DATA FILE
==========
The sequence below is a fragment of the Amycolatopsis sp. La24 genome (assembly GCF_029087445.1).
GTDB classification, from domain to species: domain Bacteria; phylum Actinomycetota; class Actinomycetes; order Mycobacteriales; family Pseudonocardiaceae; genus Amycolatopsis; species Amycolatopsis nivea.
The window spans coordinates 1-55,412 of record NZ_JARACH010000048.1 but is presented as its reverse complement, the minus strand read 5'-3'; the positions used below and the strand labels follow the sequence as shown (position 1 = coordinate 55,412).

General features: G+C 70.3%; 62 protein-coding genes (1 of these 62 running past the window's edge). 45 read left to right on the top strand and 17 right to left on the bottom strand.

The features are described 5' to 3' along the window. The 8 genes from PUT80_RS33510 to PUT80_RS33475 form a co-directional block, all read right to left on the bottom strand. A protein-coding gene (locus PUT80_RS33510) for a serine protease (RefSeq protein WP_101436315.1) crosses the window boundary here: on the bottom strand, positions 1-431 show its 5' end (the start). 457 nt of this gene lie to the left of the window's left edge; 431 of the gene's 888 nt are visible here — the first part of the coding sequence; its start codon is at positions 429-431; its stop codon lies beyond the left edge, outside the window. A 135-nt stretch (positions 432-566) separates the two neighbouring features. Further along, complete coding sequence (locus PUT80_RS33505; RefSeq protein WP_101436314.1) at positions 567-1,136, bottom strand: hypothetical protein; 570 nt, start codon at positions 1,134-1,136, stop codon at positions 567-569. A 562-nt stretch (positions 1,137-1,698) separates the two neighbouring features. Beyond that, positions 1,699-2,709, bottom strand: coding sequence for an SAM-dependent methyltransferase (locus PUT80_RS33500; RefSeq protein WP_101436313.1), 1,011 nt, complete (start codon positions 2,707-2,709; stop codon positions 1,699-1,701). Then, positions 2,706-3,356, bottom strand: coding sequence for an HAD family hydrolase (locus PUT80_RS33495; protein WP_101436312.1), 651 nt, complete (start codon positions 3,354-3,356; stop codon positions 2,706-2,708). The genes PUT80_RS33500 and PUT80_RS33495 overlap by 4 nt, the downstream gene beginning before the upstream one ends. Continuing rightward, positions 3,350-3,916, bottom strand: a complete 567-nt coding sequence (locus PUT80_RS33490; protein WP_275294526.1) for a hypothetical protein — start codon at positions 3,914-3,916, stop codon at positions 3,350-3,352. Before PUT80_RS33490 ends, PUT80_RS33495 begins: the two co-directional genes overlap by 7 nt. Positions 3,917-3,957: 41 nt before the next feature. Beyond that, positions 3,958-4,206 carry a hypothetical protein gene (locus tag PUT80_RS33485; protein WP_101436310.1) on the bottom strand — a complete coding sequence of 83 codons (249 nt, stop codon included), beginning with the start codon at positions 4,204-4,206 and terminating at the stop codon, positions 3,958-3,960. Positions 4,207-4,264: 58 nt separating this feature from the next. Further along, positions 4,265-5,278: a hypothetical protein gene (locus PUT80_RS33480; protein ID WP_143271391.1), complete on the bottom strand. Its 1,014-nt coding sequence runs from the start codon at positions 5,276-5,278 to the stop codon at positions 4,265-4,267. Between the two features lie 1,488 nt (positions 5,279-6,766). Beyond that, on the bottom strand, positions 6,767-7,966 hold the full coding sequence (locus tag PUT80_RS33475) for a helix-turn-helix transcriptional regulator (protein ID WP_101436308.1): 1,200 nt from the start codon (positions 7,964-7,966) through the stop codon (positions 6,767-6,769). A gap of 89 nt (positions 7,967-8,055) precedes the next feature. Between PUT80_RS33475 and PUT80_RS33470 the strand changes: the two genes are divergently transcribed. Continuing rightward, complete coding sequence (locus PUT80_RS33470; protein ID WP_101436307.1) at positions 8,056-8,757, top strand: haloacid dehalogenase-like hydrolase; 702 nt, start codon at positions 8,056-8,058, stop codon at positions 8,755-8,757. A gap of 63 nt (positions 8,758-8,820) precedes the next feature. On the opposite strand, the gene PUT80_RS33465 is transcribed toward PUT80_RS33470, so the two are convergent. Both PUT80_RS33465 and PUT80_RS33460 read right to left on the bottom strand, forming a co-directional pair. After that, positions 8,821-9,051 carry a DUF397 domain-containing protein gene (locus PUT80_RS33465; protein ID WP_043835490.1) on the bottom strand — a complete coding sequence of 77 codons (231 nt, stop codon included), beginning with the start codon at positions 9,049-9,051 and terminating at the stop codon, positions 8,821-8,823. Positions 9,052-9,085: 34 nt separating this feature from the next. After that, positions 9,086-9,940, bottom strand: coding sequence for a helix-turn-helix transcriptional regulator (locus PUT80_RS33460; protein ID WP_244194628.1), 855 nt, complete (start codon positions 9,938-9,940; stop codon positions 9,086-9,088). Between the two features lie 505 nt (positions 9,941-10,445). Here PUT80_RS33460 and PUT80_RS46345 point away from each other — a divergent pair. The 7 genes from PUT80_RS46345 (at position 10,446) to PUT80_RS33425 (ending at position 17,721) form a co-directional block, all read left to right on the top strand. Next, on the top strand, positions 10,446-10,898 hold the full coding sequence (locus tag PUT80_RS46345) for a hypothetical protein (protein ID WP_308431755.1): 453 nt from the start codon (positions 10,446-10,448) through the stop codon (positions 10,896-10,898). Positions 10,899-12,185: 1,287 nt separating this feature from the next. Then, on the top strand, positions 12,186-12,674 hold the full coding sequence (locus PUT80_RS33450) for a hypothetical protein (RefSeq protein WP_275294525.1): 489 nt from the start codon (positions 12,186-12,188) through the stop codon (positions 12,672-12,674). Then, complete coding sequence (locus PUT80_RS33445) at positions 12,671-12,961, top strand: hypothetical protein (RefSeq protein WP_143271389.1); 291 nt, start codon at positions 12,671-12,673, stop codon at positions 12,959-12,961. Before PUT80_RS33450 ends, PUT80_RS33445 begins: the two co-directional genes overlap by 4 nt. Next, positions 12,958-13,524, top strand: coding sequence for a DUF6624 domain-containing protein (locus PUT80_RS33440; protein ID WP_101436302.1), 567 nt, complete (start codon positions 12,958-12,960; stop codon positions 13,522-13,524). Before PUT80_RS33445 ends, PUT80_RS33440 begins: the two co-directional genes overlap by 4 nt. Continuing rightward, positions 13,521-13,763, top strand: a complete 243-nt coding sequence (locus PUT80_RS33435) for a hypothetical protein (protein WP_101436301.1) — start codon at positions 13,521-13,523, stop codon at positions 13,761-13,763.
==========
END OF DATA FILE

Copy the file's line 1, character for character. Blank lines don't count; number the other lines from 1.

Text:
The sequence below is a fragment of the Amycolatopsis sp. La24 genome (assembly GCF_029087445.1).